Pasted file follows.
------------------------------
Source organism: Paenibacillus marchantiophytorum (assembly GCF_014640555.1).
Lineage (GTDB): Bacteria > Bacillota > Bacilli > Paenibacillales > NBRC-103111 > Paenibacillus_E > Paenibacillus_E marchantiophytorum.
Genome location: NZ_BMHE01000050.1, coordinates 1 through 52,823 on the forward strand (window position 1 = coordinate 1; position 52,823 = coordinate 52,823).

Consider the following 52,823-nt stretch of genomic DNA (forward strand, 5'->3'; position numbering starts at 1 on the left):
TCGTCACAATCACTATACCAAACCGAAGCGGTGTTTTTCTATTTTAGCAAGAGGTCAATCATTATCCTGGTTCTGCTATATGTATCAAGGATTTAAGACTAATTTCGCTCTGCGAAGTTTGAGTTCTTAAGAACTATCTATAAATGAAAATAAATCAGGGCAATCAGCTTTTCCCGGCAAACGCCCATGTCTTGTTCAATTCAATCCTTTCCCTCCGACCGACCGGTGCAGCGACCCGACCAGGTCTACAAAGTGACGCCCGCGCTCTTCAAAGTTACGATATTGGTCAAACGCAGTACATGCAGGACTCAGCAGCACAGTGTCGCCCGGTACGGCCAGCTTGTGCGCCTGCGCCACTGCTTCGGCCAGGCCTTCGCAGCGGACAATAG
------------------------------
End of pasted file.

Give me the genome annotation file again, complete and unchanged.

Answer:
Source organism: Paenibacillus marchantiophytorum (assembly GCF_014640555.1).
Lineage (GTDB): Bacteria > Bacillota > Bacilli > Paenibacillales > NBRC-103111 > Paenibacillus_E > Paenibacillus_E marchantiophytorum.
Genome location: NZ_BMHE01000050.1, coordinates 1 through 52,823 on the forward strand (window position 1 = coordinate 1; position 52,823 = coordinate 52,823).

Consider the following 52,823-nt stretch of genomic DNA (forward strand, 5'->3'; position numbering starts at 1 on the left):
TCGTCACAATCACTATACCAAACCGAAGCGGTGTTTTTCTATTTTAGCAAGAGGTCAATCATTATCCTGGTTCTGCTATATGTATCAAGGATTTAAGACTAATTTCGCTCTGCGAAGTTTGAGTTCTTAAGAACTATCTATAAATGAAAATAAATCAGGGCAATCAGCTTTTCCCGGCAAACGCCCATGTCTTGTTCAATTCAATCCTTTCCCTCCGACCGACCGGTGCAGCGACCCGACCAGGTCTACAAAGTGACGCCCGCGCTCTTCAAAGTTACGATATTGGTCAAACGCAGTACATGCAGGACTCAGCAGCACAGTGTCGCCCGGTACGGCCAGCTTGTGCGCCTGCGCCACTGCTTCGGCCAGGCCTTCGCAGCGGACAATAG